Saturday, August 25, 2012

Kongunga Secondary School's New Library

I am proud to present pictures of Kongunga Secondary School's new library, officially the third secondary school library established in Bukedea District. The library comprises 6,000 volumes of English, Science, Math, Geography, and History textbooks and workbooks, as well as fiction, nonfiction, and reference books. It will open on September 3 when the school term resumes. In September (before I leave Uganda), my primary focus alongside Denis, the librarian, will be to teach the students and teachers of Kongunga Secondary School how to effectively use the library for research and/or to reference information. As this will be the first time many of the students have ever used a library or opened a library book, teaching, for instance, how to use a book's Table of Contents/Index or how to properly care for/open a book is critical. Beginning next term, Denis and I also hope to form an afterschool reading club for students. Wish us luck!  



The outside of Kongunga Secondary School's new library.

Steel door and lock to safeguard all books, property, and materials inside the library.

Library shot.

Library shot take 2.

Library shot take 3.

Reference section.

Fiction section, organized and labeled (by color-coded label) according to Primary Fiction (P1-P4), Intermediate Fiction (P5-S2), and Secondary Fiction (S3-S5).

Math section.
English section.

A sign that explains the rules and policies of the library. 

A sign that explains how we organized books in the library, using the color-coded classification system.

Subject books for teacher use only, stored in the Staff Resource Room.

Take 2.

Class sets of subject books, stored in the Staff Resource Room.

Denis sitting at his desk.

Denis graduated with a degree in Library Management Science from Uganda Christian University, and has worked extensively as a librarian at Amnesty International in Mbale, so he is certainly qualified for the position. More importantly, now that we've hired Denis, I am confident that the library will be sustainable and achieve its intended objectives after I leave. 

Thank you again to everybody who so generously contributed to the project! It certainly wouldn't have been possible without you.

Saturday, August 11, 2012

Two Years In, Two Months Out

Exactly two years ago, 45 strangers embarked on a journey together, having touched down on African soil (a first for many of us) at Entebbe Airport at approximately 6:00PM on August 11, 2010.

We originated from all different parts of the United States. Wisconsin, California, Virginia, New Jersey, Texas, Iowa, Maine. Some of us had very extensive travel experience; others had never previously been out of the country. Some of us just graduated from college; others were leaving husbands, wives, and children behind. We came in with a variety of experiences, perspectives, interests, backgrounds, and reasons for joining the Peace Corps. Racially, we were not a diverse group, but individualistically, we were an incredibly diverse and unique group.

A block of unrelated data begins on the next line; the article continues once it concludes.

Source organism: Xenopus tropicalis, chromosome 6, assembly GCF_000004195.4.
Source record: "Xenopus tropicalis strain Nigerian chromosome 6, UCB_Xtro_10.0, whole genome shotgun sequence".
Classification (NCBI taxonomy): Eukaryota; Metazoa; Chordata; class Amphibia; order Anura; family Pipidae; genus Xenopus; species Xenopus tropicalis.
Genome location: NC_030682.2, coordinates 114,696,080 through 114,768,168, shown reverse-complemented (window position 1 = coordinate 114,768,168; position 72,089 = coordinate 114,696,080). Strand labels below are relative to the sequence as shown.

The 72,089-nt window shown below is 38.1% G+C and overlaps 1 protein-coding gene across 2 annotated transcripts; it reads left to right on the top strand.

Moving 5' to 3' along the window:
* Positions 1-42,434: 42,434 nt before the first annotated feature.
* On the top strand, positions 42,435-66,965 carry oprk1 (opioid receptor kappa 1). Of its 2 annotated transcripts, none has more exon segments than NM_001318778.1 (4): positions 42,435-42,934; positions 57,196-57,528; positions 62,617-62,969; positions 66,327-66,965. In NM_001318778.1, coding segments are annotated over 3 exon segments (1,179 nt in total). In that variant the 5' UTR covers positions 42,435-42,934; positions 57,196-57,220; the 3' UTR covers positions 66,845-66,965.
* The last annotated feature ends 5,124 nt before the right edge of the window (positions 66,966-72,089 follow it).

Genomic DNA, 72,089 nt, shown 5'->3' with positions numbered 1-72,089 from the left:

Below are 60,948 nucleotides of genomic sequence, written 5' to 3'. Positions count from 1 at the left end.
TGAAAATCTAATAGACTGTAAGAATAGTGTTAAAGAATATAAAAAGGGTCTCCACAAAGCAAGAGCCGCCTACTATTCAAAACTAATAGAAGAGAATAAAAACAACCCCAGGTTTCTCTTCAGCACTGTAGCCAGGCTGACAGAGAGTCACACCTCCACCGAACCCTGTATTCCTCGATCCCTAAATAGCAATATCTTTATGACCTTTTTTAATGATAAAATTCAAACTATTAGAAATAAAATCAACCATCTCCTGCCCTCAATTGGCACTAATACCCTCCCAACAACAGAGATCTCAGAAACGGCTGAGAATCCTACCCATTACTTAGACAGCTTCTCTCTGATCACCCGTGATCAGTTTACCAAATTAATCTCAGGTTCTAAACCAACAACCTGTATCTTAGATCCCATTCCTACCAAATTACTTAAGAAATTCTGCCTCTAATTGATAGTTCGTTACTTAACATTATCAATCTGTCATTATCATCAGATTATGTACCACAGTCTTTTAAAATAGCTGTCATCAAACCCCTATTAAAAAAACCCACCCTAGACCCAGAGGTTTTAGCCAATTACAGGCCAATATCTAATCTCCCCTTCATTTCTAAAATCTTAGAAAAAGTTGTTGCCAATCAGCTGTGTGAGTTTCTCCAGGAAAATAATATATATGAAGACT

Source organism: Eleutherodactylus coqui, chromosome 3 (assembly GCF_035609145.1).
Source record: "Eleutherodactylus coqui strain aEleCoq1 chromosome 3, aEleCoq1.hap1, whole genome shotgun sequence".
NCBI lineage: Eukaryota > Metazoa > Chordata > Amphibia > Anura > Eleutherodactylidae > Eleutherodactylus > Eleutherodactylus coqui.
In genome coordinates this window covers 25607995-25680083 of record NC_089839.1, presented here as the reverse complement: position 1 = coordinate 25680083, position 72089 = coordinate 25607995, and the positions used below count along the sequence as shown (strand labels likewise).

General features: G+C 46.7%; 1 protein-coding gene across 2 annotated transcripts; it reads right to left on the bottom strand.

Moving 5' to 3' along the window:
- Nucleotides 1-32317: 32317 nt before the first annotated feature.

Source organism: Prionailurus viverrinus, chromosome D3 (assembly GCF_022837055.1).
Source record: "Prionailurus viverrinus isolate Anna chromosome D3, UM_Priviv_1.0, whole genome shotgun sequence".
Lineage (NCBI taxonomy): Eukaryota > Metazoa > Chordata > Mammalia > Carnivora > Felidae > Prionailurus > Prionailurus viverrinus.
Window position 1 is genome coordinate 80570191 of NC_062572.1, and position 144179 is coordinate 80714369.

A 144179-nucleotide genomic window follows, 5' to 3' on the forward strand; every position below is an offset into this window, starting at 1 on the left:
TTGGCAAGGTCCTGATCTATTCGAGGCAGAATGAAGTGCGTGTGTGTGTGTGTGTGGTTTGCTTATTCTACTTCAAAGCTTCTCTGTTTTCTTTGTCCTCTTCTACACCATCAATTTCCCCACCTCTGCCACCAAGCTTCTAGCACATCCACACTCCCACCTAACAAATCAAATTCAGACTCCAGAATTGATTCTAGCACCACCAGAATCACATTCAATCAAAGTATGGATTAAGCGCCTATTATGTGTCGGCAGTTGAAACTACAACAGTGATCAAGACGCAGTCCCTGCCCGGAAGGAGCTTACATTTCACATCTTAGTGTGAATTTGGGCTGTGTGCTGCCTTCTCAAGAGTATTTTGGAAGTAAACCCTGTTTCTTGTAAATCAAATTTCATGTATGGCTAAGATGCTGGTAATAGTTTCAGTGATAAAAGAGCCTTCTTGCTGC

Now that I really think about it, it boggles my mind that I've lived in Africa for nearly 1/12 of my life, two years that have given me far more than I have given it.

What does it mean numerically, living in Uganda for 730 days?

4 training groups, about 160 PCV's, have sworn in throughout that time. A little fewer than 729 nights have been slept under a mosquito net. 3 mango flies have been extracted and squeezed out of my left leg. I have fathered 1 dog and 2 cats. 24,000 books have been sorted, labeled, cataloged, and shelved at various schools around Uganda. 20 pounds have unintentionally been lost. 1 Boston sports team (Bruins) won the Stanley Cup, another (Patriots) broke my heart by losing in the Super Bowl, another (Celtics) infuriated me by choking to the egocentric "King James" and the Miami Heat in the Eastern Conference Finals, and one (Red Sox) can't even play .500 baseball at the moment. The weather never dipped below 65 degrees. Many friends have been made, both in Peace Corps and in Kachumbala.

More than just numbers, though, living in Africa for 730 days has made me even more so appreciate my family, friends, and life back home. It has taught me new things about myself, and reaffirmed things I already knew. It has exposed me to new customs and different ways of thinking about things. It has exposed me to cultural quirks I will never again be exposed to. Unless history repeats itself, and I make a baby cry because of my muzungu exterior, become the victim of another person's vomit, or have the unfortunate priveledge of eating matooke or posho.

Here's to the 44 other people I started this crazy journey with two years ago!

January 2011 - A post-IST shot of the majority of our group on the Nile River

October 2011 - A Midservice shot of all 45 of us still in Uganda
What's in store for me the last two months?

Officially opening Kongunga Secondary School's new library in September when school starts back up, and working alongside Denis, the newly hired librarian, to ensure that everything runs smoothly (pictures on the way). Filling out and reading COS paperwork. Refining my resume. Having my final medical checkup. Cementing travel plans and booking flights. Reflecting. Savoring every last minute I have here. Saying my (hopefully not final) goodbyes.